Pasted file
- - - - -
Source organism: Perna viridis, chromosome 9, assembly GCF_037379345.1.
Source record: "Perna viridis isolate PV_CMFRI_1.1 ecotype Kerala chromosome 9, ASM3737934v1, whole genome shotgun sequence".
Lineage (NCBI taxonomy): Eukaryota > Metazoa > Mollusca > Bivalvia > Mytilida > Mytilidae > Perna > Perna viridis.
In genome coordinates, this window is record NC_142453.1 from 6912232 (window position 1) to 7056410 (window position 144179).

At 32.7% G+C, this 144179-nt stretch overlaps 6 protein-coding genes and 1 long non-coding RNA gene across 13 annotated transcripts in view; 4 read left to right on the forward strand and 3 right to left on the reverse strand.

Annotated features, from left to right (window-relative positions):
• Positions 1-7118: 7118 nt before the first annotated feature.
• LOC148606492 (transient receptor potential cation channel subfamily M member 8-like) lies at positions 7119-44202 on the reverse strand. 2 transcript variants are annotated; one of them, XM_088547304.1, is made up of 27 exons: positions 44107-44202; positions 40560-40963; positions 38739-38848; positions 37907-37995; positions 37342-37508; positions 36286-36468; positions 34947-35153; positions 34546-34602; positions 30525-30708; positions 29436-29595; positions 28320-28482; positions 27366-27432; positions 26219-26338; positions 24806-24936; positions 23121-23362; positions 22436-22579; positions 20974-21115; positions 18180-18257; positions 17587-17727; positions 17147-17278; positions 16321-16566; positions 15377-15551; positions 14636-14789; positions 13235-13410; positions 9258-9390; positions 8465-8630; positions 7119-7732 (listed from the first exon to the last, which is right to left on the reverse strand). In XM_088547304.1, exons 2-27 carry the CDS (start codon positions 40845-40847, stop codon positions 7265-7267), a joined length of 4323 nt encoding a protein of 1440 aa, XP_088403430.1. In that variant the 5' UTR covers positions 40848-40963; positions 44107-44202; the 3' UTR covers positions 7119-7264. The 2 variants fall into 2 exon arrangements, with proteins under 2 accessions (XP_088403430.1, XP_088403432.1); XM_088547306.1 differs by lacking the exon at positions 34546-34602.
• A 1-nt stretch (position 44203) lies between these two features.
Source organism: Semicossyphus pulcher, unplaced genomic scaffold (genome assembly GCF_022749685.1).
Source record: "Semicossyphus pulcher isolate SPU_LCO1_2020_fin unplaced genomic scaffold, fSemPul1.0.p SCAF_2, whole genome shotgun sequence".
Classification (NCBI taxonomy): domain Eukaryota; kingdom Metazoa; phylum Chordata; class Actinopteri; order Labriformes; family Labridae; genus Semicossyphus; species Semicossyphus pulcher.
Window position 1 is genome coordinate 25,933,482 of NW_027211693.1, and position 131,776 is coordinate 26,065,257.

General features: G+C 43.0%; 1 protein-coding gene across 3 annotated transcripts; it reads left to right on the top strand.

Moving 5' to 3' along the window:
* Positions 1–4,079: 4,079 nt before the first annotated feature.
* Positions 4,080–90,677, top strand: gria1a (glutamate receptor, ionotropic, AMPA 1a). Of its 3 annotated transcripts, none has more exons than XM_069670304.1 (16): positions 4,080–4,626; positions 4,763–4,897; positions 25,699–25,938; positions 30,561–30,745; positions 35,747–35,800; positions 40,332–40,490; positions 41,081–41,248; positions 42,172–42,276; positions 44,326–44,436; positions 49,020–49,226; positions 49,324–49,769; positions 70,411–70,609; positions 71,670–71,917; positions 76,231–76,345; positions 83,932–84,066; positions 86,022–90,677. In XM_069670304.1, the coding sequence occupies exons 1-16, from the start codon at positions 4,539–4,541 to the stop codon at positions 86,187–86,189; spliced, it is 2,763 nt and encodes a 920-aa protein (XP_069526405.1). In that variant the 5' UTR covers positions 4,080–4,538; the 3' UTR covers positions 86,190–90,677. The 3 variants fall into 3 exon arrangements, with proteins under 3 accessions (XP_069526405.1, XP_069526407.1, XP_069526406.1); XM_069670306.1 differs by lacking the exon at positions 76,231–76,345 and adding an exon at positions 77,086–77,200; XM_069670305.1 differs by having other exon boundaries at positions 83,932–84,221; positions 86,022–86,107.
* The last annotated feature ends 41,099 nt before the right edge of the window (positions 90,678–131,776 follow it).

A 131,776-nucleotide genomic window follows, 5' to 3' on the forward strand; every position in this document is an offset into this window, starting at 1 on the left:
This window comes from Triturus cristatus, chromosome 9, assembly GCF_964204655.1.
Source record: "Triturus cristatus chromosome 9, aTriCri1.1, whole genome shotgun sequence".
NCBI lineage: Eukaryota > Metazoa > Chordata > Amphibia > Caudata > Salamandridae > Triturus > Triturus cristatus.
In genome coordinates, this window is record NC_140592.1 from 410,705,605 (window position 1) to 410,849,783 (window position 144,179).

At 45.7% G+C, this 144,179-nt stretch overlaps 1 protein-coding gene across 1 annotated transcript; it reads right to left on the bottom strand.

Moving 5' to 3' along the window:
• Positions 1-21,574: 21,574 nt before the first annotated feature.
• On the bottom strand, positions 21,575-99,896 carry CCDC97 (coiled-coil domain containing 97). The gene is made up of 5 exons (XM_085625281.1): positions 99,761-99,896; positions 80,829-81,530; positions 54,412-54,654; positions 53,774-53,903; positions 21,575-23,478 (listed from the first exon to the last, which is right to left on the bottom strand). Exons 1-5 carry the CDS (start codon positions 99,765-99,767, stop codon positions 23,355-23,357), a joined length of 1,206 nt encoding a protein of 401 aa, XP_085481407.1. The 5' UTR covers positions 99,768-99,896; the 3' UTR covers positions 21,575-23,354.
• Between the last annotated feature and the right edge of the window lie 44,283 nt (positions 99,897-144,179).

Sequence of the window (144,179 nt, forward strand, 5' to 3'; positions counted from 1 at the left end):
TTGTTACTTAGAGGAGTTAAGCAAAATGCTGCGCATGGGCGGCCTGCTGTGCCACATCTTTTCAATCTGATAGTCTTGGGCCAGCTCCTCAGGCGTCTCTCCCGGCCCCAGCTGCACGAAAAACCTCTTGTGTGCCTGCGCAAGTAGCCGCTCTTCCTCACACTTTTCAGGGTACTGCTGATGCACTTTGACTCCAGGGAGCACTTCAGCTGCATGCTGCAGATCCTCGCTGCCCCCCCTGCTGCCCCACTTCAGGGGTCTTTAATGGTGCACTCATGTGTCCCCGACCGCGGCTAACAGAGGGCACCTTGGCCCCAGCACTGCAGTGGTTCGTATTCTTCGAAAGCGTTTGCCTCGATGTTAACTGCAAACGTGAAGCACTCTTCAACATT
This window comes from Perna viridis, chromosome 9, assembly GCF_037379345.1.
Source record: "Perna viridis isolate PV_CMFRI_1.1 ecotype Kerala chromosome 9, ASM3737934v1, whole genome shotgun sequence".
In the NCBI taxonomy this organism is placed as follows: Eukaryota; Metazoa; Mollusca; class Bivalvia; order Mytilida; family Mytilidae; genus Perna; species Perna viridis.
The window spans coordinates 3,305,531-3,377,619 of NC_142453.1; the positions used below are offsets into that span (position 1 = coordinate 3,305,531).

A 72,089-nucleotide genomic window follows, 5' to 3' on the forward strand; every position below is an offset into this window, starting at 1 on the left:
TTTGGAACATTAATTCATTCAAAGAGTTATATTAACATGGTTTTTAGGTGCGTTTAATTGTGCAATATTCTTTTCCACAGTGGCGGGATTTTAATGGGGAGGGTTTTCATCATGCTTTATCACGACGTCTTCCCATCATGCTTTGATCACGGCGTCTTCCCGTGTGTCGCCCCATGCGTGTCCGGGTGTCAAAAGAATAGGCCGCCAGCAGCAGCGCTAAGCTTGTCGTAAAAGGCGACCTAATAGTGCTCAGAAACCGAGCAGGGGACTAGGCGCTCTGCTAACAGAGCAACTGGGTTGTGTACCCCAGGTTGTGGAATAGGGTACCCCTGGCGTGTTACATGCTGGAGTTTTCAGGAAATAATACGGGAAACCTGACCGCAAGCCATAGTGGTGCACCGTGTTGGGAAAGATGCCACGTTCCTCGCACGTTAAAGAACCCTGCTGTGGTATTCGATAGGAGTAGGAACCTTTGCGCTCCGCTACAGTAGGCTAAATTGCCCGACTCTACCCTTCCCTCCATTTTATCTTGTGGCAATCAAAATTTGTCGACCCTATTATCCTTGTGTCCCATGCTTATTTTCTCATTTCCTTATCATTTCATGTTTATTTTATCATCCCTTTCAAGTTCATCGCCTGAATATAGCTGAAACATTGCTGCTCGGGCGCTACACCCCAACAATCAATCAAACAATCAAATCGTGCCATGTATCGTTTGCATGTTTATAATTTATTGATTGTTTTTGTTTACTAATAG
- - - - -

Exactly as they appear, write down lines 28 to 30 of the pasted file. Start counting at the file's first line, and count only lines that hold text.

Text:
• Between the last annotated feature and the right edge of the window lie 44,283 nt (positions 99,897-144,179).

Sequence of the window (144,179 nt, forward strand, 5' to 3'; positions counted from 1 at the left end):
TTGTTACTTAGAGGAGTTAAGCAAAATGCTGCGCATGGGCGGCCTGCTGTGCCACATCTTTTCAATCTGATAGTCTTGGGCCAGCTCCTCAGGCGTCTCTCCCGGCCCCAGCTGCACGAAAAACCTCTTGTGTGCCTGCGCAAGTAGCCGCTCTTCCTCACACTTTTCAGGGTACTGCTGATGCACTTTGACTCCAGGGAGCACTTCAGCTGCATGCTGCAGATCCTCGCTGCCCCCCCTGCTGCCCCACTTCAGGGGTCTTTAATGGTGCACTCATGTGTCCCCGACCGCGGCTAACAGAGGGCACCTTGGCCCCAGCACTGCAGTGGTTCGTATTCTTCGAAAGCGTTTGCCTCGATGTTAACTGCAAACGTGAAGCACTCTTCAACATT